Providers in the Northern region had about 3 points lower stress scores than those in Greater Accra and Ashanti regions (the COVID-19 epicenters). Females also had about 3 points higher burnout scores than males, and married providers had about 5 points lower burnout scores than unmarried providers. Perceived appreciation from management and family support were associated with about 2 points lower stress scores and about 5 points lower burnout scores, while fear of infection was associated with about 2 points higher stress scores and 4 points higher burnout scores.

Sensitivity results

The interactions between preparedness with type of provider, appreciation from management and family support were not significant for neither stress nor burnout, suggesting the absence of conditional effects. The results obtained from using the log of burnout as the outcome, as well as that from using preparedness as a continuous variable, were consistent with the results of the untransformed burnout variable and the categorical preparedness variables respectively in their significance, direction, and magnitude of the associations. Results from the binary logistic regression based on the dichotomized stress and burnout scores were also generally consistent with the results of the continuous variables, with minor variations depending on how the variable was dichotomized (S5 Appendix). The characteristics of respondents excluded was not substantially different from those included, except on facility type where 18% of those excluded worked in a teaching hospital compared to 23% of those included (S6 Appendix).


We found evidence of high stress and burnout and low perceived preparedness to respond to the COVID-19 pandemic among HCWs in Ghana. Low perceived preparedness was associated with increased stress and burnout. Our findings suggest that increased fear of infection partly accounts for the effect of perceived preparedness on stress and burnout—i.e., inadequate preparation leads to fear of infection, which leads to high stress and burnout. This is, however, a small indirect effect (<20%), which is likely because other factors, including fear of poor outcomes for patients, may also be mediating the effect of preparedness on stress and burnout. In contrast, increased appreciation from management and family support decreases stress and burnout. Inadequate preparedness may, therefore, have multiplicative effects through its association with stress and burnout, which may negatively affect HCW job satisfaction, productivity, quality of care, and workforce turnover [14, 15]—outcomes that would impede Ghana’s progress in containing COVID-19.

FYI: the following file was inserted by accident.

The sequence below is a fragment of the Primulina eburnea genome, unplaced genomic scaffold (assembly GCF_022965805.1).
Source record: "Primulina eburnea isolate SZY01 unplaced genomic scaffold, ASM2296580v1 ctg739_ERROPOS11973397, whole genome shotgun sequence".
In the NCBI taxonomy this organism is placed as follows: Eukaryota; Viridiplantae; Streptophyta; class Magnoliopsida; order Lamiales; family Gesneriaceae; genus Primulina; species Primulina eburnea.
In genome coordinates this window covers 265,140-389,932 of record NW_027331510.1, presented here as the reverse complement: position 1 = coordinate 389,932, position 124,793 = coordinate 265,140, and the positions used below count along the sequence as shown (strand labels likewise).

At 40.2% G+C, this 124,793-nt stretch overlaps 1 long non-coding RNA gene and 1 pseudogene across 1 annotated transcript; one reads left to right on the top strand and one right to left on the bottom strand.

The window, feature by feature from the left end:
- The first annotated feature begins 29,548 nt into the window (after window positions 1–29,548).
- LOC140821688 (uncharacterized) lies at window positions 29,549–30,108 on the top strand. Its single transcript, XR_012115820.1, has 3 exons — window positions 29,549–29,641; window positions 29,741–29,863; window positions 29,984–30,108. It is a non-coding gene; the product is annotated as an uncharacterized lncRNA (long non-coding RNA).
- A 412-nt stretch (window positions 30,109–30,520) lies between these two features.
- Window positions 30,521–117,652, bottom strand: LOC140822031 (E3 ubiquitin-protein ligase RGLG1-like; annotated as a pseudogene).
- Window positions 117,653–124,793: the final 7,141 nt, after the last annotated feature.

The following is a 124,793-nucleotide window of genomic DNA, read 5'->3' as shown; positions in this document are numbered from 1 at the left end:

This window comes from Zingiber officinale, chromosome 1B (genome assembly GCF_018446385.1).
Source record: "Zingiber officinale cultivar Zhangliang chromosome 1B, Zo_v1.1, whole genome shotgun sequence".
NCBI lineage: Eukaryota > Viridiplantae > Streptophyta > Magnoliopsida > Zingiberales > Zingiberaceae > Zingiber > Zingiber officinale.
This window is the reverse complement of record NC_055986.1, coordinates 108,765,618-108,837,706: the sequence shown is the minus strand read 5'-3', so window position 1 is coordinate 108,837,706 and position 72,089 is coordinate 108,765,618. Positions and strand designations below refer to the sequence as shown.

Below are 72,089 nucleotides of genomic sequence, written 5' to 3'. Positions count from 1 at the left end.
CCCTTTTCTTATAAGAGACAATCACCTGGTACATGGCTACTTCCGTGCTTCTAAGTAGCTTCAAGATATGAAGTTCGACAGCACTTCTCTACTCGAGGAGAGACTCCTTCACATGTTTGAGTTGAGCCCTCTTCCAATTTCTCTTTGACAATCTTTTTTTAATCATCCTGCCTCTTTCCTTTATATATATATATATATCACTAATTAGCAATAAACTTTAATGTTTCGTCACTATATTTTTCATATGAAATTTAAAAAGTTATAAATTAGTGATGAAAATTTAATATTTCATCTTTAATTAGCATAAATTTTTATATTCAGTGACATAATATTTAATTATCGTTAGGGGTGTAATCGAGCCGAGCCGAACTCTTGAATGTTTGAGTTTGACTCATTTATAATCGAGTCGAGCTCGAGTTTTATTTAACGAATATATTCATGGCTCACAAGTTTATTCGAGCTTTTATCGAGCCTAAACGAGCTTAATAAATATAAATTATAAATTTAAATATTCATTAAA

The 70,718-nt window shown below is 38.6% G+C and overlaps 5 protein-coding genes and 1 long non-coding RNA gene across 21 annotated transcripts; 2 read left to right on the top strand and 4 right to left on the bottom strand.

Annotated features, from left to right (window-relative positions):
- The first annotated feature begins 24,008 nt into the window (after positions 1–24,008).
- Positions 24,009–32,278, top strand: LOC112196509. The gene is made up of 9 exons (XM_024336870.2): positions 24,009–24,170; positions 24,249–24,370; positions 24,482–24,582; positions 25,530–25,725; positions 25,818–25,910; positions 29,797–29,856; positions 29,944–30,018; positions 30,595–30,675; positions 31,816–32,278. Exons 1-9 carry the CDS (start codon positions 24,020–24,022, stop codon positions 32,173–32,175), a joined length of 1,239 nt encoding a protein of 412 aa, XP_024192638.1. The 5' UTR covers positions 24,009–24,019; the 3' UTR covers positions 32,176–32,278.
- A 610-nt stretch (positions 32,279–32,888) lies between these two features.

High stress and burnout among health workers in Ghana is not surprising given global evidence prior to the pandemic of provider stress and burnout—including in Ghana and other African countries [25, 47, 48]. Our prevalence of moderate (64%) and high (4%) stress among HCWs is comparable to that reported in a recent systematic review of the psychological impact of COVID-19 on HCWs and general public, which found stress to be at 40% (20%-60%) [19]. Also, compared to our findings of low (47%) and high (20%) burnout, a study of HCWs in Ghana reported burnout scores ranging from good (71.5%), alarming (12.6%), acute crisis (6.0%), and burnout (9.9%) among Accra-based HCWs; however this was prior to the COVID-19 pandemic [48]. Additionally, a study among frontline nurses caring for COVID-19 patients in Wuhan, China reported that about half of the nurses studied experienced moderate and high burnout—characterized by emotional exhaustion (60.5%) and depersonalization (42.3%) [49]. We found lower levels of moderate to emotional exhaustion (39%) and higher levels physical exhaustion (73%), although the estimates are not directly comparable given the use of different measures in the different studies.

Burnout among HCWs during COVID-19 pandemic has thus been characterized as an infection of the mind, with calls for interventions to fight the two afflictions: COVID-19 and the psychological strain experienced by medical professionals at the frontline of the response [50]. Extant studies show that factors associated with preparedness include availability of PPE, clear protocols, and isolation wards, training, and good communication from management [5, 41]. Improving these would increase perceived preparedness, decrease fear of infection, and decrease stress and burnout. Recommended steps related to preparedness include development of national and regional disaster mitigation plans to shorten the time needed to provide necessary equipment and testing; provision of adequate test kits and PPE; training on disaster management and response for HCWs; and creating a medical reserve corps of licensed individuals [50]. Such initiatives would help improve HCW preparedness to respond to COVID-19.